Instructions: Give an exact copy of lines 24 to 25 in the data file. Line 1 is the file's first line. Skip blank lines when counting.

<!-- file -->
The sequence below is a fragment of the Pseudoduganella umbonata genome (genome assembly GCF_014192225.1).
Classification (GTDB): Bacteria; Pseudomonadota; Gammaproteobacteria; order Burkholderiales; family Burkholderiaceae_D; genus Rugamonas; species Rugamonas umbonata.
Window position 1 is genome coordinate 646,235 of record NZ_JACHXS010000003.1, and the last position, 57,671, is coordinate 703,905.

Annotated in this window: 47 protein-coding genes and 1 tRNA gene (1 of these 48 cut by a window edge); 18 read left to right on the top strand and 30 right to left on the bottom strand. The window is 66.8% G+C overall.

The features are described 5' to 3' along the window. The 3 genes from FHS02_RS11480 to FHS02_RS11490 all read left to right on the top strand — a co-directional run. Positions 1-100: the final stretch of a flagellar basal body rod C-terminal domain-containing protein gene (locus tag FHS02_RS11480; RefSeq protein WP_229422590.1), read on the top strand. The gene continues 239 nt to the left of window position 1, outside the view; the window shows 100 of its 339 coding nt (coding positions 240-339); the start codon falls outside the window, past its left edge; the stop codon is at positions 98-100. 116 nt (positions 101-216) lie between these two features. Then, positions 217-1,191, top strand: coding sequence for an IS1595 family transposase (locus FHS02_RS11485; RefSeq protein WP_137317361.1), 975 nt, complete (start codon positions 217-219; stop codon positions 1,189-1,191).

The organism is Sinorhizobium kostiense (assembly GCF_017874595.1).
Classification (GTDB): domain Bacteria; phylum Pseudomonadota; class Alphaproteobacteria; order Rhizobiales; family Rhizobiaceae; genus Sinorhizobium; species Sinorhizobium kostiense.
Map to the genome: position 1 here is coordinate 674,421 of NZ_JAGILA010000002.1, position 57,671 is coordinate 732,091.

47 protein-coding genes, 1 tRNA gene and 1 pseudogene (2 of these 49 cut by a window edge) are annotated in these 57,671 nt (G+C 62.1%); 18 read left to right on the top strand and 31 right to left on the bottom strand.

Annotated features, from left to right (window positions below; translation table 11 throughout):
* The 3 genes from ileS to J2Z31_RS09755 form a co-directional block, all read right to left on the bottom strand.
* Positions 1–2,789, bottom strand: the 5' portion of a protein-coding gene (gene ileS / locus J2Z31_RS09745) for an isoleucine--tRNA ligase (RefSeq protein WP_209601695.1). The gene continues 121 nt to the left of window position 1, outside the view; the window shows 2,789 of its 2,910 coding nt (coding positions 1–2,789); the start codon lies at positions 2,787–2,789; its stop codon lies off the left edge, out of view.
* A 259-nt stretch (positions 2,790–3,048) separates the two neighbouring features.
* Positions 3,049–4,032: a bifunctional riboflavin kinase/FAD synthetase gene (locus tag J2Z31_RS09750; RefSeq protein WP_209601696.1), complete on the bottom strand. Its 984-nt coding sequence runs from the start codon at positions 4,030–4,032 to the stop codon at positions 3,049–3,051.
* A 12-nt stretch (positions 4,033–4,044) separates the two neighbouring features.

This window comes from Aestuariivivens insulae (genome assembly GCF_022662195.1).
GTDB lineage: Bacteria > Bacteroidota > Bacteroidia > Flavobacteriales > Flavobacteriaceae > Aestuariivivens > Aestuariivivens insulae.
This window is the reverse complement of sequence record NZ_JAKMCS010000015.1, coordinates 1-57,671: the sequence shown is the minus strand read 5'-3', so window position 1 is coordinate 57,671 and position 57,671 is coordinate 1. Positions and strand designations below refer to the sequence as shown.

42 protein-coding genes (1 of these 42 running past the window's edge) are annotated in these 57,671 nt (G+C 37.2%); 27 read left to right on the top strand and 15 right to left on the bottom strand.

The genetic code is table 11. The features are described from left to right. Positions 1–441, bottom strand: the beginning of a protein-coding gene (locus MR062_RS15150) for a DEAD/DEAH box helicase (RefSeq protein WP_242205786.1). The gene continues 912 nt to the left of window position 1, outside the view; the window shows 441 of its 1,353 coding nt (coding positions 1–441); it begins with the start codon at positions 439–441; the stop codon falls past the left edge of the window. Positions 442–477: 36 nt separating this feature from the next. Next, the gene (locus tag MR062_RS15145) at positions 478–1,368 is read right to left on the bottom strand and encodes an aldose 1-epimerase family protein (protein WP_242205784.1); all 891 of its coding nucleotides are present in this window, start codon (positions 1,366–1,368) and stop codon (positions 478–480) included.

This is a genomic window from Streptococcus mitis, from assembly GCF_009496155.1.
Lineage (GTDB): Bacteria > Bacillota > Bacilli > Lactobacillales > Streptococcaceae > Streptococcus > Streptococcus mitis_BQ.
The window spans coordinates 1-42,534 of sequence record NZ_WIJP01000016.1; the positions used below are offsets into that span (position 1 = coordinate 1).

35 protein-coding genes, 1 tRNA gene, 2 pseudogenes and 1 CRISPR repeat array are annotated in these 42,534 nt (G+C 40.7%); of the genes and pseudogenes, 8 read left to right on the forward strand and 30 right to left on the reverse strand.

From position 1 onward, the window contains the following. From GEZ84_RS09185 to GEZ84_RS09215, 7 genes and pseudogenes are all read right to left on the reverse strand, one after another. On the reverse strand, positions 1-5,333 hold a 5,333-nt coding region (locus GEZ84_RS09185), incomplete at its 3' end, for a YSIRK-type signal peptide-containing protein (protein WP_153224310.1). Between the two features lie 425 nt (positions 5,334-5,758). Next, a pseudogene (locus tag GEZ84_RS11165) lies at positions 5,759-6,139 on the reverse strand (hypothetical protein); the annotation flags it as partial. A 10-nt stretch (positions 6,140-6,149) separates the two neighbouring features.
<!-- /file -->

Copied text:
35 protein-coding genes, 1 tRNA gene, 2 pseudogenes and 1 CRISPR repeat array are annotated in these 42,534 nt (G+C 40.7%); of the genes and pseudogenes, 8 read left to right on the forward strand and 30 right to left on the reverse strand.

From position 1 onward, the window contains the following. From GEZ84_RS09185 to GEZ84_RS09215, 7 genes and pseudogenes are all read right to left on the reverse strand, one after another. On the reverse strand, positions 1-5,333 hold a 5,333-nt coding region (locus GEZ84_RS09185), incomplete at its 3' end, for a YSIRK-type signal peptide-containing protein (protein WP_153224310.1). Between the two features lie 425 nt (positions 5,334-5,758). Next, a pseudogene (locus tag GEZ84_RS11165) lies at positions 5,759-6,139 on the reverse strand (hypothetical protein); the annotation flags it as partial. A 10-nt stretch (positions 6,140-6,149) separates the two neighbouring features.